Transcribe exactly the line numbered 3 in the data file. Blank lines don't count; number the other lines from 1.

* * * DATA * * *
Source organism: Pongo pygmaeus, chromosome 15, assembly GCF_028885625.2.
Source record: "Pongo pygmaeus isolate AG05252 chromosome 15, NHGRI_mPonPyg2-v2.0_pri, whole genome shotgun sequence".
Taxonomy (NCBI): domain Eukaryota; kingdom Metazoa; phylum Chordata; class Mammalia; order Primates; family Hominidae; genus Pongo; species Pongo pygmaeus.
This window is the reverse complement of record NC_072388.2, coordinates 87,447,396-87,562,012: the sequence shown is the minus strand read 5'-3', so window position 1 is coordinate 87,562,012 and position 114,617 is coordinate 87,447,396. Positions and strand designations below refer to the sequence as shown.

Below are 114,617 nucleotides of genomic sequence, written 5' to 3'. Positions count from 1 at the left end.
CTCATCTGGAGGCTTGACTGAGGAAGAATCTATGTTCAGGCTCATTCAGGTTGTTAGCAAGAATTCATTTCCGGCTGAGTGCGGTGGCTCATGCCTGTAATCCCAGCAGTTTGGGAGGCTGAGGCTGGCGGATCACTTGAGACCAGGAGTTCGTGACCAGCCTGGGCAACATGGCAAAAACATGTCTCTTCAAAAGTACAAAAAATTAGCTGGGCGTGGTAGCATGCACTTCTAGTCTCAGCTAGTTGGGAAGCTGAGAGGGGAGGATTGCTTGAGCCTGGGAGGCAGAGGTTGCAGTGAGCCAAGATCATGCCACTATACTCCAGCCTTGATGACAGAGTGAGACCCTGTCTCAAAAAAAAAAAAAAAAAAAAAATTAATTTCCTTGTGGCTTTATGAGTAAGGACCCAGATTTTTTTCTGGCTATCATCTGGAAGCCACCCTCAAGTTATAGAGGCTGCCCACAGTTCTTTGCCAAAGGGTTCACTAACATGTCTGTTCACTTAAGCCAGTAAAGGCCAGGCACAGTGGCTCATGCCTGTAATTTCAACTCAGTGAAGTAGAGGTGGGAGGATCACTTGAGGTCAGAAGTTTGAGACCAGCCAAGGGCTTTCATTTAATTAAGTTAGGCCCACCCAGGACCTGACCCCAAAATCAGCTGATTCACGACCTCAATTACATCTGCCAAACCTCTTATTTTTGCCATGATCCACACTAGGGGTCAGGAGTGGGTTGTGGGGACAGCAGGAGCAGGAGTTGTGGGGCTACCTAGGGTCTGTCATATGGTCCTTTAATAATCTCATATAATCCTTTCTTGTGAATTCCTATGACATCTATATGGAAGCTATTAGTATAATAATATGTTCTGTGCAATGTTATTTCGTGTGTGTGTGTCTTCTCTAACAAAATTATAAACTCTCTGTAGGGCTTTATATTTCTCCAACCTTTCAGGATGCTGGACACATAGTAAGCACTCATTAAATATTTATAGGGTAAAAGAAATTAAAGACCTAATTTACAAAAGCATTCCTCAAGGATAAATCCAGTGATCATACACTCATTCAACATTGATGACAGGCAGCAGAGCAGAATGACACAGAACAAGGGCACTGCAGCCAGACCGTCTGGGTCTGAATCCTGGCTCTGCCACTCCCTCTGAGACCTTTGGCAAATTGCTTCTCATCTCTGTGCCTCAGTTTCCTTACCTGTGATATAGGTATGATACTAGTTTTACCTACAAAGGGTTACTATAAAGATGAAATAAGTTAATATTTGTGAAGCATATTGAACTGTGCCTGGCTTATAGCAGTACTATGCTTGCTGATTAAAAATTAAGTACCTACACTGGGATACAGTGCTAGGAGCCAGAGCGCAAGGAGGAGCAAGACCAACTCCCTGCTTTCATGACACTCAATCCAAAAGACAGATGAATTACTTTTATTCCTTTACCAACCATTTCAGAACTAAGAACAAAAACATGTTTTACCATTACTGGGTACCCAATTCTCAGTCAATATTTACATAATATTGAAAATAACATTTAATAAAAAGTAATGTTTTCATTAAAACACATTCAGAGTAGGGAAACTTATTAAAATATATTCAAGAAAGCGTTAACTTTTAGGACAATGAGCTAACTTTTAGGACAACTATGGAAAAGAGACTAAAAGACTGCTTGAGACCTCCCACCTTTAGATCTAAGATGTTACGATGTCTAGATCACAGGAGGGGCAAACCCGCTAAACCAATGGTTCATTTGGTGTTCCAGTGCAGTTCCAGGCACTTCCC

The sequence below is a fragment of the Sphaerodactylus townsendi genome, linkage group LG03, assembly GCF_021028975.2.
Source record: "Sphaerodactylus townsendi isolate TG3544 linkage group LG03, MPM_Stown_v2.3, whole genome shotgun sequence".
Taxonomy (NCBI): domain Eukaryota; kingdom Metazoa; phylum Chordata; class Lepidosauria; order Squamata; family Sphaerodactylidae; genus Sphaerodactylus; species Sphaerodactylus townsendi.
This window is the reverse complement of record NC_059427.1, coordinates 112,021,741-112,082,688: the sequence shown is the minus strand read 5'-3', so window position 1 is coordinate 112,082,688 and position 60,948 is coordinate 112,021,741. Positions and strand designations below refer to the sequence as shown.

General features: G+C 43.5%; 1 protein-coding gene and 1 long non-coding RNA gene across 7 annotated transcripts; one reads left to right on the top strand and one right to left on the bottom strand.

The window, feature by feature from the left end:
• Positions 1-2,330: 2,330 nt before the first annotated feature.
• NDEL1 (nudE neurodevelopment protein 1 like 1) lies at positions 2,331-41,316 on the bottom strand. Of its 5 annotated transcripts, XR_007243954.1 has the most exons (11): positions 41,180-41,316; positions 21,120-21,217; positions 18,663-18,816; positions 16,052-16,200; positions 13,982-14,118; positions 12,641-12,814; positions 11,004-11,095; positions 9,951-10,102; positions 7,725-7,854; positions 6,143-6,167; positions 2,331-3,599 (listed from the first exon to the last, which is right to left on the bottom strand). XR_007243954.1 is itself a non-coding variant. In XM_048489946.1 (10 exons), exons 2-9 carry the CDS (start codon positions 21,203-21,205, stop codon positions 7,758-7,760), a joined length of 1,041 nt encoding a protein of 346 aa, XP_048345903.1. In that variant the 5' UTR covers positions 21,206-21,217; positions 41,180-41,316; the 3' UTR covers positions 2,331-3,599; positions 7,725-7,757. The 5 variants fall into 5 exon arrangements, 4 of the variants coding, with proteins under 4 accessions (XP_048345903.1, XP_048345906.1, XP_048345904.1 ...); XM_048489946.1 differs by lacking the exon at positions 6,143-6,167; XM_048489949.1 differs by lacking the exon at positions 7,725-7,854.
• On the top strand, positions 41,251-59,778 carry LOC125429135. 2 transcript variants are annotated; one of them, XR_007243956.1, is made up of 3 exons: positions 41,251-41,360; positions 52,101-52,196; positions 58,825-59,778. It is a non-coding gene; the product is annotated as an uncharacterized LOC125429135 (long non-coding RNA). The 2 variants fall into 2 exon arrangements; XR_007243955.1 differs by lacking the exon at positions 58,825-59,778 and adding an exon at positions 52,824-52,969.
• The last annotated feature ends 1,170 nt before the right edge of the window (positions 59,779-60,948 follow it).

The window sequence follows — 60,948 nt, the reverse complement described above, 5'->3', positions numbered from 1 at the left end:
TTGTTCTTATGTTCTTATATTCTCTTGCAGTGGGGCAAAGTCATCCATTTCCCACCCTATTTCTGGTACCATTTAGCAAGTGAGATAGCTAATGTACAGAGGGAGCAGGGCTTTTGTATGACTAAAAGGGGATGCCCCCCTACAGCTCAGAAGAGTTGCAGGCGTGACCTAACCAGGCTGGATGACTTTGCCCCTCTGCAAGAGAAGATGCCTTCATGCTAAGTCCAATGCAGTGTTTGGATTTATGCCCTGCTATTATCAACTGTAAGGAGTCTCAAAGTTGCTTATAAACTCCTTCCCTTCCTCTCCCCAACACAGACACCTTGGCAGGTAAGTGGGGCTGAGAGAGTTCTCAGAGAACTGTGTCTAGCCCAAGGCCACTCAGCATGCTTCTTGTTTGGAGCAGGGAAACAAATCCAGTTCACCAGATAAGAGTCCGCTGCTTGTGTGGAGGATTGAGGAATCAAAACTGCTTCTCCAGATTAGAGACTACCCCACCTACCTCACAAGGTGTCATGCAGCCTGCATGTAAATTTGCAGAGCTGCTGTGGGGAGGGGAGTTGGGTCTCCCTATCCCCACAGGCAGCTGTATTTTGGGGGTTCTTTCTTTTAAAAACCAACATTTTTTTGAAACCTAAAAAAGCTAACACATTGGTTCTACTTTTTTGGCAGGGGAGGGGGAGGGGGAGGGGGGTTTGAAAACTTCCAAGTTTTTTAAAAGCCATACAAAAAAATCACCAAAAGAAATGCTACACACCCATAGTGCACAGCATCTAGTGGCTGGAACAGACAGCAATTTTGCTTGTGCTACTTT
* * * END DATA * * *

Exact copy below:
Taxonomy (NCBI): domain Eukaryota; kingdom Metazoa; phylum Chordata; class Mammalia; order Primates; family Hominidae; genus Pongo; species Pongo pygmaeus.